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Workers' smoking histories are not measured in many occupational cohort studies. Here we discuss the use of negative control outcomes to detect and adjust for confounding in analyses that lack information on smoking. We clarify the assumptions necessary to detect confounding by smoking and the additional assumptions necessary to indirectly adjust for such bias. We illustrate these methods using data from 2 studies of radiation and lung cancer: the Colorado Plateau cohort study (1950-2005) of underground uranium miners (in which smoking was measured) and a French cohort study (1950-2004) of nuclear industry workers (in which smoking was unmeasured). A cause-specific relative hazards model is proposed for estimation of indirectly adjusted associations. Among the miners, the proposed method suggests no confounding by smoking of the association between radon and lung cancer--a conclusion supported by adjustment for measured smoking. Among the nuclear workers, the proposed method suggests substantial confounding by smoking of the association between radiation and lung cancer. Indirect adjustment for confounding by smoking resulted in an 18% decrease in the adjusted estimated hazard ratio, yet this cannot be verified because smoking was unmeasured. Assumptions underlying this method are described, and a cause-specific proportional hazards model that allows easy implementation using standard software is presented. © The Author 2014. Published by Oxford University Press on behalf of the Johns Hopkins Bloomberg School of Public Health. All rights reserved. For permissions, please e-mail: journals.permissions@oup.com.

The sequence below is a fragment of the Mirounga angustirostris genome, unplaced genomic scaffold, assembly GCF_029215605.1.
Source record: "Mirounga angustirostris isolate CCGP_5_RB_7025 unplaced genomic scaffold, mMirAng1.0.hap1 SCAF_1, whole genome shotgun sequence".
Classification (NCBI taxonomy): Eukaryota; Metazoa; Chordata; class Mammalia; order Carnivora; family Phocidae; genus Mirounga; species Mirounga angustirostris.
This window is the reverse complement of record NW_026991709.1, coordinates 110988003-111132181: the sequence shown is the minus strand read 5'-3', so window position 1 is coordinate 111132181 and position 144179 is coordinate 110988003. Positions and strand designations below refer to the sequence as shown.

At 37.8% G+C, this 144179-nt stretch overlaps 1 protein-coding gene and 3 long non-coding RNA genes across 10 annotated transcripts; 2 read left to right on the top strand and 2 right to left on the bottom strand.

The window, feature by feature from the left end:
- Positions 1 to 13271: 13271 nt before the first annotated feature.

Citation

David B Richardson, Dominique Laurier, Mary K Schubauer-Berigan, Eric Tchetgen Tchetgen, Stephen R Cole. Assessment and indirect adjustment for confounding by smoking in cohort studies using relative hazards models. American journal of epidemiology. 2014 Nov 1;180(9):933-40

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PMID: 25245043

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